Never having been regarded a particularly notable source of classical glassware, the countries bordering the Baltic Sea embraced the growth in popularity of the Art Glass movement which mushroomed alongside the wider awaking of Scandinavian design ideas. Essentially simplistic shapes with echoes of a more traditional balance of form and function, the blues and whites of clear skies and snowfields are common themes in pieces from the region, tinged with the greens of the great coniferous forests which shroud the mountains and occasional splashes of volcanic reds and oranges.
Of all the Nordic countries, it was Sweden which was to the fore in glass production, simply because it was generally the most affluent and stable area, and there was more scope for the population to undertake and explore artistic endeavours.
The Swedes lead from the front, pioneering methods of producing blown and cased glassware, while specific manufacturers became known for carved and cut wares. Ohrstrom, Lindstrand, Ernest Gordon and Bergqvist are all eminently collectable practitioners of Sweden’s glass arts.
Embracing other aspects of design, Swedish glass artists were just as likely to be known for creativity with ceramics, textiles and paintings as they were for their vitreous endeavours alone, and the flair and renown for their production of housewares in general was to become a recognised national trait.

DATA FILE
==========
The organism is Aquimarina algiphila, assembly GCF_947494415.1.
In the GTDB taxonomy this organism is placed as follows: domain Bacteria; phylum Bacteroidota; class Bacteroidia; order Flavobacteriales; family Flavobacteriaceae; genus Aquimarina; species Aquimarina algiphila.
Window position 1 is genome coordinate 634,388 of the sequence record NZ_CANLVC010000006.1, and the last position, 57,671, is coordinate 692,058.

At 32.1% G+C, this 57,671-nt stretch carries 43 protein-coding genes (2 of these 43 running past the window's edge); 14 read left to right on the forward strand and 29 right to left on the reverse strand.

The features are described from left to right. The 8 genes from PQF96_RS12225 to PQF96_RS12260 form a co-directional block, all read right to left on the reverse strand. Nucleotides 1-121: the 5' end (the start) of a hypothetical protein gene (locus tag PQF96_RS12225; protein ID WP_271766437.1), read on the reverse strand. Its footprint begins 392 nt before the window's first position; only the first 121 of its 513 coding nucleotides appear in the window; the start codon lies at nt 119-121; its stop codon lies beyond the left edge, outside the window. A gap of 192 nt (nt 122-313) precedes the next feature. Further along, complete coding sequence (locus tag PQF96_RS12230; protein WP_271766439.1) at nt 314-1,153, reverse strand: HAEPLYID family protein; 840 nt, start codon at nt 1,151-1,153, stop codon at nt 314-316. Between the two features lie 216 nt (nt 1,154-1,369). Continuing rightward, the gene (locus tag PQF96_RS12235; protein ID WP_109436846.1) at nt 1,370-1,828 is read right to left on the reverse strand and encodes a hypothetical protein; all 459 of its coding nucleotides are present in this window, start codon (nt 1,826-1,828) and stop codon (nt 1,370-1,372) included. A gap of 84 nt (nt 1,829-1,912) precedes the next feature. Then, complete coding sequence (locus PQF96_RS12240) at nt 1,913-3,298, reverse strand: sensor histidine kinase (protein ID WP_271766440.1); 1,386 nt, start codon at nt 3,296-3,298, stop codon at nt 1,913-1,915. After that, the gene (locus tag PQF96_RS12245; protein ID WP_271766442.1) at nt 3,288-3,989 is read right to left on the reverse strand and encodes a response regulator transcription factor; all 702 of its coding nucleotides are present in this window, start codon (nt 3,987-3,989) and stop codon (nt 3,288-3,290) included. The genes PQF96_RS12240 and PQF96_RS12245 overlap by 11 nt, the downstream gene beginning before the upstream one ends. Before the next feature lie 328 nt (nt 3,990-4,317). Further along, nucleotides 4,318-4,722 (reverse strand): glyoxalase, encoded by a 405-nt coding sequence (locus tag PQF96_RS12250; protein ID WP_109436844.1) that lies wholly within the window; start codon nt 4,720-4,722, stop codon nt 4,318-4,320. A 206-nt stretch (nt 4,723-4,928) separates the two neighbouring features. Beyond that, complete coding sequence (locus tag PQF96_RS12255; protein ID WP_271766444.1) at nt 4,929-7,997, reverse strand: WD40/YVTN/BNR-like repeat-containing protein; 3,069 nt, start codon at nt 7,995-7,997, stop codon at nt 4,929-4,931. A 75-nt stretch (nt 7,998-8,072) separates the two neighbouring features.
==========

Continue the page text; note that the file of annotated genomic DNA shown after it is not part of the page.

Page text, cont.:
Elsewhere, the Finns excelled in the creation of blown glass items, particularly in the 1950’s and 60’s when they embraced pop art culture with a somewhat incongruous free spirit. Wirkkala and Sarpaneva separately developed a range including vases, candlesticks and jugs, all which bore a rugged, textural hallmark redolent of their own country’s more readily acknowledged somewhat bluff and unyielding persona, and the peculiarly Danish fancy for working with plastics was reflected by Holmegaard & Co’s production of bright, colourful blown-glass pieces that resembled the synthetic material.